As I have noted, in TOK the ‘P’ in PBL is focused on a problem. As I develop my PBL, I think about Jaime Casap who says that we need to stop asking kids what they know, but what problem they would like to solve. And while these are strong students, they are not at the total free inquiry place yet. So I gave them the problem of looking at a root cause for mass violence in our society, and present a viable solution for that problem.
And as I sit here having evaluated their work, I feel like it went pretty darn well.
The highlight of the assignment was when I passed it out and one of my students raised her hand and said: This is not a TOK assignment! I was giddy that they are beginning to realize what is and is not TOK. As any TOK teacher might acknowledge, half of teaching the class is helping students recognize what is and is not TOK. So I led the class to the reflection essay, which is TOK thinking. With this settled, they got to work on their problem: to explore what they feel is a root cause of mass violence and present a viable solution.
I stepped back and listened in on their conversations and their understandings. Over the course of the project, they had been presenting and sharing articles they found which address issues of concern regarding behavior and our understanding of behavior from the human and natural sciences. From these articles, they made connections with causes of mass violence. As they worked on discerning a root cause to mass violence, they pulled some of these ideas out and began to make necessary, foundational connections to address a root cause of violence.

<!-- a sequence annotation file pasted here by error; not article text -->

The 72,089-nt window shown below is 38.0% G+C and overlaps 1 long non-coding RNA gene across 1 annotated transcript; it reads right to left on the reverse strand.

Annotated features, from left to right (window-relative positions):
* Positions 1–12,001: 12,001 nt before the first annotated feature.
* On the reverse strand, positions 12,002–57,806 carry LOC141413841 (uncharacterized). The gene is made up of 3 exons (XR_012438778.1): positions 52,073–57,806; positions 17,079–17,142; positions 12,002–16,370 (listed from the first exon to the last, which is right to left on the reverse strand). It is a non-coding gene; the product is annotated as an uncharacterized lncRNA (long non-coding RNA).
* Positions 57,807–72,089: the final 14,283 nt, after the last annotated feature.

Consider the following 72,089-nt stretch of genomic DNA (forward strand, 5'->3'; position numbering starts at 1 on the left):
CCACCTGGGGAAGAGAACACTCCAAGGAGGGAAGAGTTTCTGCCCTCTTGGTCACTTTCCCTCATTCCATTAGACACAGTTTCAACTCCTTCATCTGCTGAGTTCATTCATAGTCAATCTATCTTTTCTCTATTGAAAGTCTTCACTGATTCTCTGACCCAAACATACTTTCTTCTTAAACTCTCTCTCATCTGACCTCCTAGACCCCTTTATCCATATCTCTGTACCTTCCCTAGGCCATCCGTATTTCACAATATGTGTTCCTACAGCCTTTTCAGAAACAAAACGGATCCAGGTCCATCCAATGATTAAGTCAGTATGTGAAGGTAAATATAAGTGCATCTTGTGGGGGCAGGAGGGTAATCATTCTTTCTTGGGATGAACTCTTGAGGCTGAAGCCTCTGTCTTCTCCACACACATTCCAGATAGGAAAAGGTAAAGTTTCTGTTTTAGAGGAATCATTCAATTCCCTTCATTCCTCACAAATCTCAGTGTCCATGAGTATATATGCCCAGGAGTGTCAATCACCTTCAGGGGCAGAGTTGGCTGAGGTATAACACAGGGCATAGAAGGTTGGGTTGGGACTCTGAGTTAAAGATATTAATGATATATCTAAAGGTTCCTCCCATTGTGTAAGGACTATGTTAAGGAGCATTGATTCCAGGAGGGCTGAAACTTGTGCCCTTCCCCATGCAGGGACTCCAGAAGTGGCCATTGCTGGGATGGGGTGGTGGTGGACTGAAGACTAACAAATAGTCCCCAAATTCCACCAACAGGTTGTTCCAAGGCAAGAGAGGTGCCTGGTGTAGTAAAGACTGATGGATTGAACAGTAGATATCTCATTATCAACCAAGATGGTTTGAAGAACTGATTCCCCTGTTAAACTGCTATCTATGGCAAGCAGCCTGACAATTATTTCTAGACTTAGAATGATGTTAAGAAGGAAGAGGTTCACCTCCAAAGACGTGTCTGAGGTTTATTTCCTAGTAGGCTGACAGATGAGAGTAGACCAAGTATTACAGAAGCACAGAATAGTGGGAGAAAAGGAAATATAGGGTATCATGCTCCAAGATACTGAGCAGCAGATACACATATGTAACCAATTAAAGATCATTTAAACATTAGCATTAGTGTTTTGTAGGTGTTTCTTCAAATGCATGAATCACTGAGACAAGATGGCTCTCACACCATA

When it came time to present their findings, their biology teacher and our school resource officer were fully engaged. The students were empowered as they owned the learning. All instruction during the course of the investigation had been done, to a certain degree, by them. All learning was their own. So when they presented, the joy was in their voices and their faces.
But, as noted, this was not the TOK part. My goal was that if they had knowledge they produced using the skills of the human and natural scientist, then their TOK reflection would be that much more meaningful. It would have been had I constructed the knowledge question better and more appropriate to their project. The knowledge question I gave them for reflection was: How can language of the human and natural sciences lead to understanding of human behavior? While it is evident how this question emerges from the inquiry, the question was not effective in making the necessary reflection I had hoped. Regardless, they did well from a TOK perspective, though a few missed the “of” in the question, which fouled up their responses, but some made effective connections with their inquiry into mass violence. Others did well in exploring the knowledge issues of language in understanding behavior. Next time I will focus the question more explicitly to their inquiry.
In the end, I am happy with how the project went. When we return in the fall, they will do something similar with math. They will be reading The Universe and the Teacup and I figure they will follow some line of inquiry whereby they use mathematical thinking to derive a solution to a problem. Though this time I will put the inquiry into their laps. With some guidance.